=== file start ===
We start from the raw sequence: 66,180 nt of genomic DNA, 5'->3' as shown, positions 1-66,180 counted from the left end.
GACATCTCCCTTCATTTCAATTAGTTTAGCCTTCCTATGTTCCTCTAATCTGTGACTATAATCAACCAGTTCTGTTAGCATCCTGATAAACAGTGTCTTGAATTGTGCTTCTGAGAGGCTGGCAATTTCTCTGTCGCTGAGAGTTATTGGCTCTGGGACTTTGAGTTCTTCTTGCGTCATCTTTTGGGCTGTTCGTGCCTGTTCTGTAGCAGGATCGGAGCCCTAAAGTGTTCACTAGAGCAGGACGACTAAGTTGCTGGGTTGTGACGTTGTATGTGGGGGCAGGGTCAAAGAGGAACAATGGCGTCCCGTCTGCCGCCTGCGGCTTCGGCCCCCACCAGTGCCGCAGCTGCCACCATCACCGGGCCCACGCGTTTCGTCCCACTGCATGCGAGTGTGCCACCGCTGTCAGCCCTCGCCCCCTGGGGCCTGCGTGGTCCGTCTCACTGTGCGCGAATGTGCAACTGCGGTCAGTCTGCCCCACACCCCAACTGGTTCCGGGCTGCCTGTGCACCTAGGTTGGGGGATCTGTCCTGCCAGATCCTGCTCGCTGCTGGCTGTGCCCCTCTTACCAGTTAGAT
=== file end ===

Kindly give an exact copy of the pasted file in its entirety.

We start from the raw sequence: 66,180 nt of genomic DNA, 5'->3' as shown, positions 1-66,180 counted from the left end.
GACATCTCCCTTCATTTCAATTAGTTTAGCCTTCCTATGTTCCTCTAATCTGTGACTATAATCAACCAGTTCTGTTAGCATCCTGATAAACAGTGTCTTGAATTGTGCTTCTGAGAGGCTGGCAATTTCTCTGTCGCTGAGAGTTATTGGCTCTGGGACTTTGAGTTCTTCTTGCGTCATCTTTTGGGCTGTTCGTGCCTGTTCTGTAGCAGGATCGGAGCCCTAAAGTGTTCACTAGAGCAGGACGACTAAGTTGCTGGGTTGTGACGTTGTATGTGGGGGCAGGGTCAAAGAGGAACAATGGCGTCCCGTCTGCCGCCTGCGGCTTCGGCCCCCACCAGTGCCGCAGCTGCCACCATCACCGGGCCCACGCGTTTCGTCCCACTGCATGCGAGTGTGCCACCGCTGTCAGCCCTCGCCCCCTGGGGCCTGCGTGGTCCGTCTCACTGTGCGCGAATGTGCAACTGCGGTCAGTCTGCCCCACACCCCAACTGGTTCCGGGCTGCCTGTGCACCTAGGTTGGGGGATCTGTCCTGCCAGATCCTGCTCGCTGCTGGCTGTGCCCCTCTTACCAGTTAGAT